In the next two chapters, Pinker tries to explain these developments. The explanation has to be exogenous; that is, you can’t fall into the circular logic of saying that people are less violent because society doesn’t tolerate violence like it used to. Pinker falls back on his training as a psychologist to explain much of these developments as the interaction of neural pathways that he describes as “inner demons” and “better angels”. I do not have the background in science to understand everything that he says, but the argument goes something like this: human brains have reactions built in that drive people to violent behavior and they also have circuits for cooperative behavior. In our contemporary world, evolutionary pressure is strengthening the “angels” and weakening the “demons”.

He starts out by deconstructing an idea I have always had trouble with, the concept of pure evil. When someone hijacks a plane full of people and crashes it into a building, or beats a child to death, or pumps poison gas into a “shower room” full of prisoners, we say to ourselves “that’s pure evil, that person has lost their humanity.” Pinker disagrees. Everybody has violent impulses. When we give into them, we justify our behavior in our minds. Even Darth Vader thought he was saving his family and bringing peace and order to the galaxy. Hitler thought he was saving the German people from an existential threat from Jewish subversion and advancing human evolution by ensuring the success of the master race. Mohammed Atta thought he was taking revenge on America for the humiliation and oppression of Muslims. This is not to say that we have to agree with their self-justification, just that we have to recognize that in so doing, they are using pathways in their brains that are common to all of us. Self-justification or self-deception is a powerful tool that we all use on occasion to permit us to use those “inner demons”.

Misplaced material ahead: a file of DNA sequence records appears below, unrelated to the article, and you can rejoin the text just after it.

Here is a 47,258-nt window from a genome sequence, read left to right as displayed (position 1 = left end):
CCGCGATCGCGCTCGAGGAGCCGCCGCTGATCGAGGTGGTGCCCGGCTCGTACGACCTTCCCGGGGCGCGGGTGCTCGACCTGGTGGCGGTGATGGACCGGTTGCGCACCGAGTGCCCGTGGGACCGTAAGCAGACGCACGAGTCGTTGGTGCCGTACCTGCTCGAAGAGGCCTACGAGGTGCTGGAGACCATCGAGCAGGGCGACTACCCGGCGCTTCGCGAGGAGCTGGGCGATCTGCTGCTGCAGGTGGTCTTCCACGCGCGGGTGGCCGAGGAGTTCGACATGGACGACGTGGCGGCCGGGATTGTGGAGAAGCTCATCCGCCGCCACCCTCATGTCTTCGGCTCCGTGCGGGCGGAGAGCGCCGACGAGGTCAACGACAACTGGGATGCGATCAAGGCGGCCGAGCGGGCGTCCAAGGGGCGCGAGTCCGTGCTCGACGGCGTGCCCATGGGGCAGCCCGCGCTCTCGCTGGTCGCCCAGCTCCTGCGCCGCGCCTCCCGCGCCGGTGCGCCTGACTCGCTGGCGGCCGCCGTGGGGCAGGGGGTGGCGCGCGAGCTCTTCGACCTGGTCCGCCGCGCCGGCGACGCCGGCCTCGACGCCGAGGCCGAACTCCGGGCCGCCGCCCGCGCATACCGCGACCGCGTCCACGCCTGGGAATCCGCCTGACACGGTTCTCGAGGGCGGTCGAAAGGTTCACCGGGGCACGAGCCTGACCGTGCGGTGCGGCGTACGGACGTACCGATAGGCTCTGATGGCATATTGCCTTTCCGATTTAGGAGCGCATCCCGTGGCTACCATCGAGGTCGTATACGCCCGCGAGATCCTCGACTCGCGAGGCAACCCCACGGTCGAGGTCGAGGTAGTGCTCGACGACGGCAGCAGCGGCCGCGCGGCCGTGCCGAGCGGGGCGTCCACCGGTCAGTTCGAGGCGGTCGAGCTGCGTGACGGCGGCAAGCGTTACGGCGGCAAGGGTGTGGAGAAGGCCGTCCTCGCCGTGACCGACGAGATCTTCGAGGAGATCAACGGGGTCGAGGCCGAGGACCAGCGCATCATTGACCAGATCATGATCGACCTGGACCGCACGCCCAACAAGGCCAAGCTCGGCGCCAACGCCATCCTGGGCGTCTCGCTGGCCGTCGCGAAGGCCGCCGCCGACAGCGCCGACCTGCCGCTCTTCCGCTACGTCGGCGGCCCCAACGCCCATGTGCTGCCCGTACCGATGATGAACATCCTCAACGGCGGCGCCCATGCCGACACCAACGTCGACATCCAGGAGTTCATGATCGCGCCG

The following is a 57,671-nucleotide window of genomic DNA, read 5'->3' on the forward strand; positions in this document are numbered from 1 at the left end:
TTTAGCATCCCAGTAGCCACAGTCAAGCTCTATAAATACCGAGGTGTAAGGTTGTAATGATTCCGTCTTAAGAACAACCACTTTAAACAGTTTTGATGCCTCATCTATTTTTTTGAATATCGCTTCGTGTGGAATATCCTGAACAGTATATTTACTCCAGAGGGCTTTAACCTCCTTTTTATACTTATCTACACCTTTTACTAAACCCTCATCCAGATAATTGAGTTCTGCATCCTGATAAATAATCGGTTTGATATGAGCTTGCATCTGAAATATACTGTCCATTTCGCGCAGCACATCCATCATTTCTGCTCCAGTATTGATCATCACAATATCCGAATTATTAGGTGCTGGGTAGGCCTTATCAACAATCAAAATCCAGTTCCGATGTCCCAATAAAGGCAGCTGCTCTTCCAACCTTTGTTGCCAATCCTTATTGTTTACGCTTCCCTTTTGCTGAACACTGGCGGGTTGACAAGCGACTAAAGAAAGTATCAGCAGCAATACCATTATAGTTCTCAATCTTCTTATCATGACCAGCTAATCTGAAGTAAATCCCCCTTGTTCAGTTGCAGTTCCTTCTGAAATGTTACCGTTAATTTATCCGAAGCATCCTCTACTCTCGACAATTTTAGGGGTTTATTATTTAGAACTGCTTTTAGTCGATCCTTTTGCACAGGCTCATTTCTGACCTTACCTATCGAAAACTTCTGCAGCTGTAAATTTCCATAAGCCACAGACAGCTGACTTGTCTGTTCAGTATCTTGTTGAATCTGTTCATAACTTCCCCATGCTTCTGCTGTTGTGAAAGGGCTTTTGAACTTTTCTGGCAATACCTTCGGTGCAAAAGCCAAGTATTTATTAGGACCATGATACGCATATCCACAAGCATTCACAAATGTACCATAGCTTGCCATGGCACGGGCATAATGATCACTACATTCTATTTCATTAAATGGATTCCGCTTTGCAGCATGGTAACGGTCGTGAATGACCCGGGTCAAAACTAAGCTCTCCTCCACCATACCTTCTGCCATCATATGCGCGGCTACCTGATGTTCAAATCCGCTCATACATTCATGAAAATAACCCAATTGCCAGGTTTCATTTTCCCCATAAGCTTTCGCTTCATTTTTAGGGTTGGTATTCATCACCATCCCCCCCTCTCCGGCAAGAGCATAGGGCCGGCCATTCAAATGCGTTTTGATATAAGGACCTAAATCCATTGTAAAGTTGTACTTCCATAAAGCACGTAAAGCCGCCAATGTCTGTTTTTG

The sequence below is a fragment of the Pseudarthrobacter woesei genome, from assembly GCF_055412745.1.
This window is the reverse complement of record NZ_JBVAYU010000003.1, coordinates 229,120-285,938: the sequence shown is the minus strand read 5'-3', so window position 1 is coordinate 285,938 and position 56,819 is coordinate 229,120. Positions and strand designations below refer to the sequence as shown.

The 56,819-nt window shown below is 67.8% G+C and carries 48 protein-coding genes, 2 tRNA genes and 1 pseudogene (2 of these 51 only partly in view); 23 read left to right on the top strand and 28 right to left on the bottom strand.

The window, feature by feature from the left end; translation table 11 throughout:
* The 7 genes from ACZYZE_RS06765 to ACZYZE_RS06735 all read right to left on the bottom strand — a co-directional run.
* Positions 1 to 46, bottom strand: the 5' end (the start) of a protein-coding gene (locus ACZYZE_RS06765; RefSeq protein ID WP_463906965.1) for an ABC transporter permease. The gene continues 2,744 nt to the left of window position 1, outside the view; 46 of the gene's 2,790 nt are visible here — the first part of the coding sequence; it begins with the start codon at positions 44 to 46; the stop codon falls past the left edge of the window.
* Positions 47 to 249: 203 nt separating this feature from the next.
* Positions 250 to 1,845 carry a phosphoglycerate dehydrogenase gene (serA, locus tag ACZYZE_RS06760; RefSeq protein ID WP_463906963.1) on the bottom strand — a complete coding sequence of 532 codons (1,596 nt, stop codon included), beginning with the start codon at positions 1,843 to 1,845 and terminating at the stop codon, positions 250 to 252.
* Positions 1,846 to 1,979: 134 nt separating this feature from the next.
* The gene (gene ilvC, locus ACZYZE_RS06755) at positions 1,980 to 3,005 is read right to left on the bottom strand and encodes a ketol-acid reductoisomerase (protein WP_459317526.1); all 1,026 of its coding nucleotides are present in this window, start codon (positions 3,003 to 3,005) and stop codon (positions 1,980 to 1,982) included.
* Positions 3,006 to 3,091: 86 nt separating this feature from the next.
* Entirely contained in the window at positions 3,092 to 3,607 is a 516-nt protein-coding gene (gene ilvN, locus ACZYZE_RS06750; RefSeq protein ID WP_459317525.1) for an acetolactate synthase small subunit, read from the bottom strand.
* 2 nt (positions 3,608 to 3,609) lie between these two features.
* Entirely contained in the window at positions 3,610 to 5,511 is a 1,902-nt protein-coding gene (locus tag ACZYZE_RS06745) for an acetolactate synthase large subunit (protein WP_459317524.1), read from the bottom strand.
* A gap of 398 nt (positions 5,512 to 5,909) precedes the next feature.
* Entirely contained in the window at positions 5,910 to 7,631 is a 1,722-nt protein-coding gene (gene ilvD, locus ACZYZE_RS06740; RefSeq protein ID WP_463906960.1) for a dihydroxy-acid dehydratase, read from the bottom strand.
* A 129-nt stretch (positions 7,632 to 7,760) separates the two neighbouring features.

The “demons” are three: seeking, fear/rage, and intermale dominance. The seeking circuit cues us to use violence to get things we need. Food, most obviously, in hunting, but it can also lead us to attack other humans in order to take what they have. Fear/rage, actually two linked systems, can trigger preemptive violence against a perceived threat, insensate rage at obstacles in satisfying the seeking circuit, and panicked flight. Intermale dominance is about favoring your genes for reproduction by competing with other men to demonstrate your reproductive fitness to women or to obtain sexual access to women through rape. These are the three causes of the “war of all against all” described by Hobbes. Women also respond well to the first two circuits it should be said, but although women compete with each other, as anybody who knows a teenaged girl can tell you, they use violence much less frequently than boys.

The “angels” are four: empathy or sympathetic concern for another’s well-being, self-control, morality or taboo, and reason. Pinker shows how each circuit has strengthened in the conditions of the modern world, and suggests, hesitantly, that some biological evolution might be going on predisposing people to behave more cooperatively by strengthening these pathways in the brain. He is clearest about the increase in human reasoning power: to the extent that IQ tests measure reasoning power, IQ test results have measurably increased over the last century and a half. There are quibbles – some IQ test questions were actually questions about cultural knowledge or language use, but most IQ tests use abstract reasoning tests with images instead of words, and these scores have increased dramatically. He also argues that the increase in human reasoning power has enabled humans to make better use of the “equality-matching” morality channel, which permits them to treat all people as moral entities instead of just the members of their tribe.

Pinker concludes by pointing out that violence has not disappeared and the trend in declining violence is not irreversible. The disasters of the first half of the twentieth century were certainly dramatic, out of keeping with the general trends, and just to say that something is unlikely is not to say that it is impossible. However, Pinker’s conclusion that reason has a good deal to do with declining rates of violence is reassuring.

This book is very deep and very long, kind of like this review. I am still thinking about connections to my experience here and no doubt some thoughts will come out later but I’ll leave this review as it is, especially since it is 11 pages long even after substantial chopping.

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One thought on “Book Review: The Better Angels of Our Nature: Why Violence Has Declined, by Stephen Pinker